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The Indian-born chef Romy Gill travels to Ladakh and navigates the highs and lows of being a tourist in her own country.
This article appears in Volume 20: The Homelands Issue
My recent trip to India was long overdue. I hardly took any time off from my restaurant at the end of last year, and went straight back to work in January. My husband, daughters and I had planned a holiday to spend time with my in-laws in Punjab, but we also wanted to visit somewhere new.
Since my childhood in West Bengal I’ve been acutely aware that every region of India has its own distinct culture. The “real India” is defined not by the country as a whole, but as a sum of its many varied parts. And yet while I’ve returned to India countless times since moving to the UK 23 years ago, I have never travelled as widely as I’d have liked within my own land.
One particular corner of the country has always captured my imagination. Leh is the capital of Ladakh, and is located in the Indus River valley of the Tibetan plateau, more than 10,000ft above sea level. My husband travelled there by scooter while at university and, a couple of years ago, he dug out some photographs that depicted still lakes, deep gorges and towering mountains. I fell in love with the place without ever having visited, and decided that we had to go.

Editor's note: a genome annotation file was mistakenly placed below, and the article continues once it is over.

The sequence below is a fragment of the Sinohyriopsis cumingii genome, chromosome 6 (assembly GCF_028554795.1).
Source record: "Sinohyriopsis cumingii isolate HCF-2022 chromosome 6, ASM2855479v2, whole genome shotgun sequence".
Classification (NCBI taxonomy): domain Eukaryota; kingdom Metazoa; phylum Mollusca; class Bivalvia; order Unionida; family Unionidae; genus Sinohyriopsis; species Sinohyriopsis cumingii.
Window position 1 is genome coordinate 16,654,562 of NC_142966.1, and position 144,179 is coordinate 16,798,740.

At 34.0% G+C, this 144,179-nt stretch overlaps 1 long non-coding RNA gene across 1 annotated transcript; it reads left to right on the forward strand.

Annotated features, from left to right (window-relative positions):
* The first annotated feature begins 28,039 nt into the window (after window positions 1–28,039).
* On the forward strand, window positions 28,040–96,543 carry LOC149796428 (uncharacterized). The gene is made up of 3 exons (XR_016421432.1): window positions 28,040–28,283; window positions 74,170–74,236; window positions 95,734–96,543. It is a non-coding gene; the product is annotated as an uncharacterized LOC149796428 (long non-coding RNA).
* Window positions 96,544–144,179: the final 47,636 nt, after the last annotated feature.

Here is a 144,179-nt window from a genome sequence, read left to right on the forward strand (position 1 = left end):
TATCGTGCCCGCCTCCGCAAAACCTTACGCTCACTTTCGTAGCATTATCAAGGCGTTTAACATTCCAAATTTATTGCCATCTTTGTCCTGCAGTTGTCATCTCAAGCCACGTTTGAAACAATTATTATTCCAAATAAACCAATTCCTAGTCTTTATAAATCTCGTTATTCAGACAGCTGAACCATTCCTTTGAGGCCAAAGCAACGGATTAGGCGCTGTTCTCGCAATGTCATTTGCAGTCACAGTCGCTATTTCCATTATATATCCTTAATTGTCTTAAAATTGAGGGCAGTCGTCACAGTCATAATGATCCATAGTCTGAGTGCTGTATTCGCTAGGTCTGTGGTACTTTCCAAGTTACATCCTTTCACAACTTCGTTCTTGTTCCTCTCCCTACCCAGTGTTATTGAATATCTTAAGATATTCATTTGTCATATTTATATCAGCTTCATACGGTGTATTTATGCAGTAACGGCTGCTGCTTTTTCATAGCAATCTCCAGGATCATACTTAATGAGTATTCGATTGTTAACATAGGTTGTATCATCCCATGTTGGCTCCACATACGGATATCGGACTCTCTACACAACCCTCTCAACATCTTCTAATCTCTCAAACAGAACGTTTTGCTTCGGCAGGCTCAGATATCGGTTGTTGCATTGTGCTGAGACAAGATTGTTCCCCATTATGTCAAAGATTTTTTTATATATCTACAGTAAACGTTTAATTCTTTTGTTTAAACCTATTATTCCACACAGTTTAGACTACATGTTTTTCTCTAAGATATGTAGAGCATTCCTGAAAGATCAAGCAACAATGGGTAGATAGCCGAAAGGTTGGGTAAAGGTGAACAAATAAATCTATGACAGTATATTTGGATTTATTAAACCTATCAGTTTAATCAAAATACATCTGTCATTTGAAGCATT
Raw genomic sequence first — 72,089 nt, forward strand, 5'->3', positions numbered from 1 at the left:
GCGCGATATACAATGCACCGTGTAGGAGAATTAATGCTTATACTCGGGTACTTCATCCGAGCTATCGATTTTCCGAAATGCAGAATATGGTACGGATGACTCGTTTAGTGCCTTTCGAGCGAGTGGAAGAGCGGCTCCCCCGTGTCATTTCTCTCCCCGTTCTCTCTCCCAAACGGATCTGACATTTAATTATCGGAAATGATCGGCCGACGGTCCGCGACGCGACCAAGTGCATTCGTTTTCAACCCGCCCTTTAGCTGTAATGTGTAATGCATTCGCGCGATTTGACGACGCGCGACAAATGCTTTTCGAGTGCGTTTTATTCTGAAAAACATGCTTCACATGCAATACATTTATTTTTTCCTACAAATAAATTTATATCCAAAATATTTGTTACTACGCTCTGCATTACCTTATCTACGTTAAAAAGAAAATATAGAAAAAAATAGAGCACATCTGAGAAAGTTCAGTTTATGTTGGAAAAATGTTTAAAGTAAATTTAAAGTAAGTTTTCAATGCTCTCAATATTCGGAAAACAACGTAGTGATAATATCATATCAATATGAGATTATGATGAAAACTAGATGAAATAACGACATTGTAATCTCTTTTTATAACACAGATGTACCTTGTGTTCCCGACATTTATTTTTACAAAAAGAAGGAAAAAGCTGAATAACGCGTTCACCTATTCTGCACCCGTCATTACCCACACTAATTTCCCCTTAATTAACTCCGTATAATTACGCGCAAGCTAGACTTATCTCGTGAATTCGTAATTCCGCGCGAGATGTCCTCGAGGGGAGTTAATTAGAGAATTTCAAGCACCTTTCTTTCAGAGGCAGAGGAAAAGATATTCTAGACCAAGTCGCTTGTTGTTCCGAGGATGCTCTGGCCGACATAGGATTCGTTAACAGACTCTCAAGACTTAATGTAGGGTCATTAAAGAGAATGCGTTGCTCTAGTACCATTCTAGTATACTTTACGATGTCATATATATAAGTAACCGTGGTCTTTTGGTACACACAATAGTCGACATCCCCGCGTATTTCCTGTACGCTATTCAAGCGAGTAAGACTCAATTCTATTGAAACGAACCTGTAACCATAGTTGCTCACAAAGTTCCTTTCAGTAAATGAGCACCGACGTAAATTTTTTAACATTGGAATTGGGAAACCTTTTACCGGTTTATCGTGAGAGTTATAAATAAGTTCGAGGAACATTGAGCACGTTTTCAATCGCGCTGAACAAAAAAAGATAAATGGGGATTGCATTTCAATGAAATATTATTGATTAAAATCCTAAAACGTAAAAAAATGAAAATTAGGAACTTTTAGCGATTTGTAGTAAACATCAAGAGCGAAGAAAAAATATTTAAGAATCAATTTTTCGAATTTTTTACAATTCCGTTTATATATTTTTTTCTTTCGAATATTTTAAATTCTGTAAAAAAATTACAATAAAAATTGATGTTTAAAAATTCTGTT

It was magical from the outset. Towards the end of our flight to Leh I peered out of my window and the pure-white, snow-capped mountains seemed to rush inside. As we stepped off the aeroplane and on to the tarmac we were surrounded on all sides by the Himalayas. I had some sense of arriving back home – a feeling that was intensified by having my family there with me – but this part of India was ultimately unfamiliar to me, and it felt like a foreign country.
I chose not to stay in a hotel because I wanted to see how local people live in this harsh land. (Leh is considered to have a desert climate, with very little rainfall and an average annual temperature of just over five degrees.) While researching accommodation I came across a farmstay. I knew that agricultural tourism is popular in Europe, but I had no idea that such a concept existed in India.
Farmstays Ladakh was founded in 2015 by a mechanical engineer called Sonam Wangchuk. He noticed that young people were migrating to the cities in order to pursue careers, leaving older villagers to tend to the farms. Sonam wanted to find a way to bring better economic opportunities to the villages, which would in turn encourage younger members of the community to remain at home to help. He prompted a handful of local farmers to offer up their spare rooms as tourist accommodation, giving visitors a chance to experience village life in Ladakh firsthand. Today a total of 15 families in Phyang village take part.